The Carter administration is pushing a you-never-had-it-so-good theme aimed at keeping the government's 2.7 million workers from pulling the wrong (Ronald Reagan/Republican) lever this November. It is a challenging assignment, things being the way they are.
So far this year there have been several "job actions" (government code for strikes) in government. They ranged from the much-publicized situation with District government employes, to the air traffic controllers' "work to rule" in Chicago in August. There was a one-day sick-out of some Interior Department workers at the Grand Coulee Dam, and a mid-summer "virus" that kept a couple of hundred Corps of Engineers workers in Washington, Oregon and Idaho home for three days. The entire D.C. government is sizzling now because the mayor plans to deny them all or part of a 9.1 percent raise due comparable federal white-collar workers in a few weeks.
Locally, the president's imposition of paid parking in govenment agencies has infuriated thousands of U.S. employes, and many workers and retirees are upset over congressional/White House attempts to cut back the number of cost-of-living (COL) raises that federal, postal and military retirees get.
Although the 9.1 percent pay raise President Carter has ordered this October for white-collar U.S. workers is a near-record amount, many public servants complain it leaves them far behind industry rates.
To counter unrest within the bureaucracy, federal officials have been ordered to accentuate the positive in talks before groups of government employes, retirees and organizations that represent them.
Today, for example, Carter will interrupt his busy schedule as chief executive and political candidate for a special White House ceremony honoring selected career government officials. Along with kind words for the officials -- and their subordinates -- the winners will get substantial first-time cash awards for excellence.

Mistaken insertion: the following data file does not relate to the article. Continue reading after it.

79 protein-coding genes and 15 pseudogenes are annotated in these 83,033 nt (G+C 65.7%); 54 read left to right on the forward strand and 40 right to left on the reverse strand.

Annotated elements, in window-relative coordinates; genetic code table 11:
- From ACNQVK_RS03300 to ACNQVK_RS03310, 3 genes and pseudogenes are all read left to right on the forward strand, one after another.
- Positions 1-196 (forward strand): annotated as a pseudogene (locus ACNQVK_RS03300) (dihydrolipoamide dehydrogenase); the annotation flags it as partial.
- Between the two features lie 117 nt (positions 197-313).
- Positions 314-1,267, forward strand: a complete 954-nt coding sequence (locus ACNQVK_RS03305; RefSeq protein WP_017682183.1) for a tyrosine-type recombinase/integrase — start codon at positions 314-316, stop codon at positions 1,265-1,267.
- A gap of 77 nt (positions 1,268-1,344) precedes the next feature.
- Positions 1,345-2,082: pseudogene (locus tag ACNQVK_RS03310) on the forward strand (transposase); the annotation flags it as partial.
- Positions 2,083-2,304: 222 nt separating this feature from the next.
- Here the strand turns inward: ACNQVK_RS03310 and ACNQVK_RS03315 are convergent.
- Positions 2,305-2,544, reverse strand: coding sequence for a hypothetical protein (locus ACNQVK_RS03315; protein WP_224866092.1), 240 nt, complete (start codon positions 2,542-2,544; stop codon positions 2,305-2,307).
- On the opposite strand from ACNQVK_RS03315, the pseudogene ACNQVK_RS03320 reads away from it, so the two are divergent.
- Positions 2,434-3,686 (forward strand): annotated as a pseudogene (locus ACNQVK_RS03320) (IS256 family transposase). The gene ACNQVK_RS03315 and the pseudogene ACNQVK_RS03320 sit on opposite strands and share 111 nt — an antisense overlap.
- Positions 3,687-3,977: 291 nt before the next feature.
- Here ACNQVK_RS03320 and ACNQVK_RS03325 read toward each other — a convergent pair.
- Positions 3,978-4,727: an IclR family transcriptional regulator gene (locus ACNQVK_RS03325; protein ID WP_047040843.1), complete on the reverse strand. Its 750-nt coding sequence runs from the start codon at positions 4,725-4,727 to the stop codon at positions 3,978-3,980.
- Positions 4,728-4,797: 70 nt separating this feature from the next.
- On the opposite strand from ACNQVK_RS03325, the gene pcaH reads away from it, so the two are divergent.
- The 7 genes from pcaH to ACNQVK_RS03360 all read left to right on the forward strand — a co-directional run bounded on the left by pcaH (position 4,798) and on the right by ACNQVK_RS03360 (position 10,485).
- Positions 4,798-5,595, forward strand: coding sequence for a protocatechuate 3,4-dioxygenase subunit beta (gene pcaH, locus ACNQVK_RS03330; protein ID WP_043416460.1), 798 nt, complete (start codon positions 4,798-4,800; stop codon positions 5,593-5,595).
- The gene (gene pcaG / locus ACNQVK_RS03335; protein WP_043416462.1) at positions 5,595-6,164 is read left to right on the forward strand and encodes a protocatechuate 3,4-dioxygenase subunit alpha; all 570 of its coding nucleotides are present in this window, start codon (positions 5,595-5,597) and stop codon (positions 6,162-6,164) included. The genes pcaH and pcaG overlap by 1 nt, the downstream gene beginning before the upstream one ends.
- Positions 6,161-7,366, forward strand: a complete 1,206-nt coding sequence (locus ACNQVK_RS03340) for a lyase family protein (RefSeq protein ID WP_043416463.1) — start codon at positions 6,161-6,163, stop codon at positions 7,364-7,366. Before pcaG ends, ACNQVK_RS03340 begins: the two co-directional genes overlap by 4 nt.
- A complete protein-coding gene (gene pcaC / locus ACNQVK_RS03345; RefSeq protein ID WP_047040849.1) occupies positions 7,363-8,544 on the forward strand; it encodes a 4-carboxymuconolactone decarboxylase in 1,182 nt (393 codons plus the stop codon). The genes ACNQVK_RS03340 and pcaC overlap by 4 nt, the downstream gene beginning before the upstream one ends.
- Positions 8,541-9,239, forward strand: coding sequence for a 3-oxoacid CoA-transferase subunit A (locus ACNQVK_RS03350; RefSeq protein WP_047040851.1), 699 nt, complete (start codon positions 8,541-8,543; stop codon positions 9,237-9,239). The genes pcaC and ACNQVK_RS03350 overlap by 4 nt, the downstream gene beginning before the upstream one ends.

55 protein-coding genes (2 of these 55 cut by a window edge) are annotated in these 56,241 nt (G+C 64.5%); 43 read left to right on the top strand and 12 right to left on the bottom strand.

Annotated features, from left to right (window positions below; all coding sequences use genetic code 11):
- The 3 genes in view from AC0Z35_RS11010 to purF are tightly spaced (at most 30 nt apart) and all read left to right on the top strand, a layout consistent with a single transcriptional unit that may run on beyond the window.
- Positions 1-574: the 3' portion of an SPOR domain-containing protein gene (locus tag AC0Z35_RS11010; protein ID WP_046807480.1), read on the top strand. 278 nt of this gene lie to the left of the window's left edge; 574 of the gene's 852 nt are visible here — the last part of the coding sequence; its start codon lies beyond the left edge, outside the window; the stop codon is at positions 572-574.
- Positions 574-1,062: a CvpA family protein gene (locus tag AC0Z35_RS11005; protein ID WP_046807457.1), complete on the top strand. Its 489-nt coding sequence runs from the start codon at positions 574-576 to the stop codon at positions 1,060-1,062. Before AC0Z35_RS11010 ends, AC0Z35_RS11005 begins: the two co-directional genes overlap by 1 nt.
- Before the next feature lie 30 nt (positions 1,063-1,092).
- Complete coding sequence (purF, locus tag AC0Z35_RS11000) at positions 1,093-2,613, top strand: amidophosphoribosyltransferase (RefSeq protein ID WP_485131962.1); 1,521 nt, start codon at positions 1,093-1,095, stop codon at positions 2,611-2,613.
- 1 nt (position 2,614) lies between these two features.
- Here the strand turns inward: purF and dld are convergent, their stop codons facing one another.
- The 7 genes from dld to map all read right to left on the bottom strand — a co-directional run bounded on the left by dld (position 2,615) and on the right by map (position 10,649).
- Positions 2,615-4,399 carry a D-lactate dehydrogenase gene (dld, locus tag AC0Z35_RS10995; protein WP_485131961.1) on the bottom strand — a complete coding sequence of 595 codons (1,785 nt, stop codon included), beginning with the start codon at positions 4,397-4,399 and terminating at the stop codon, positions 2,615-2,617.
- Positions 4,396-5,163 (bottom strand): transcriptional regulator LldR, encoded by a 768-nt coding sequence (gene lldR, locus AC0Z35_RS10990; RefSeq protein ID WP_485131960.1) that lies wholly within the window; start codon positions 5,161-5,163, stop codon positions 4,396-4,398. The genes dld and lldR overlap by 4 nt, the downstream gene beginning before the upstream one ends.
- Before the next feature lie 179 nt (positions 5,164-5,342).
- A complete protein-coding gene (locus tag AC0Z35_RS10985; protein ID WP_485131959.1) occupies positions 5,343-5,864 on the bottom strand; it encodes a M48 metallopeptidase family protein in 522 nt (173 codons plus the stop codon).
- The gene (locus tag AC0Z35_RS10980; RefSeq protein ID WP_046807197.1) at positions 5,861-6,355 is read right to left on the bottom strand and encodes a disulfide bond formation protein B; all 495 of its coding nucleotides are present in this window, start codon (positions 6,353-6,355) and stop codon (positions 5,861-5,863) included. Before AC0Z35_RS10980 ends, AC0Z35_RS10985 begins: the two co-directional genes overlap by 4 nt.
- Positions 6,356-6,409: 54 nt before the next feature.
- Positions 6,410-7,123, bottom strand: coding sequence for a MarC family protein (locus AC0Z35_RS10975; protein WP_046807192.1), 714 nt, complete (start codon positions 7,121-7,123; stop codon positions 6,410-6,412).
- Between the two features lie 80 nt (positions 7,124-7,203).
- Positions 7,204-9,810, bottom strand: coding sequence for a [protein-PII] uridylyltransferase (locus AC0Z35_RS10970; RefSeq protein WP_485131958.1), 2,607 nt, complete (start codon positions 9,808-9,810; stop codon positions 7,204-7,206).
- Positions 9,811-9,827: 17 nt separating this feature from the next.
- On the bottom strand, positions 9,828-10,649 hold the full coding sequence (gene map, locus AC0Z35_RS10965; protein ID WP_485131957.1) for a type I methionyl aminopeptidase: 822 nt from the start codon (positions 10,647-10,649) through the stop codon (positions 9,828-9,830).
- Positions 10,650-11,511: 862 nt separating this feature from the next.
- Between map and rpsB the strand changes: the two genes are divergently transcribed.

Carter aides hope the ceremony will be a media event that will convince regular voters that he is running a tight, efficient ship here in Washington and let government workers know that the president knows what they are doing, and appreciate it.
Yesterday at the National Federation of Federal Employes convention in Tulsa, one of the government's top labor-management experts told the independent union's delegates that the past two years "may well have been most significant for federal employes . . . in the past century."
Tony Ingrassia, assistant director for labor-management relations at the Office of Personnel Management, told the union leaders that federal workers have had two very good, back-to-back years.
Ingrassia cited a 7 percent pay raise last year for white-collar workers, and the 9.1 percent raise coming up in October. Those are the biggest consecutive raises since the government shifted over to its catch-up-with-industry pay system, Ingrassia said.
He also told NFFE types that actions of the president resulted in legislation that has guaranteed the grade and pay level of employes hit by almost any kind of "no fault" demotion. Ingrassia said union leaders have been given more "official time" to conduct union business, and now can get government-paid travel and per diem when traveling on certain kinds of union business. He said the president has also approved strong new safety programs for federal agencies.
In addition, Ingrassia said that thousands of federal employes are now working under set-your-own hours shifts, or four-day week plans thanks to flexitime experiments introduced by Congress and the White House.
Cabinet officers are contacting federal union leaders they deal with to advise them that, all things considered, the Carter years have been good ones for their members.
"I think when federal workers look at the record, and consider the alternatives, they will stick with the president," a presidential advisor said. a"That 9.1 percent pay raise is very, very generous. I think most people who get it will realize that. Besides," he said, "who are they going to vote for? Ronald Reagan? I doubt it."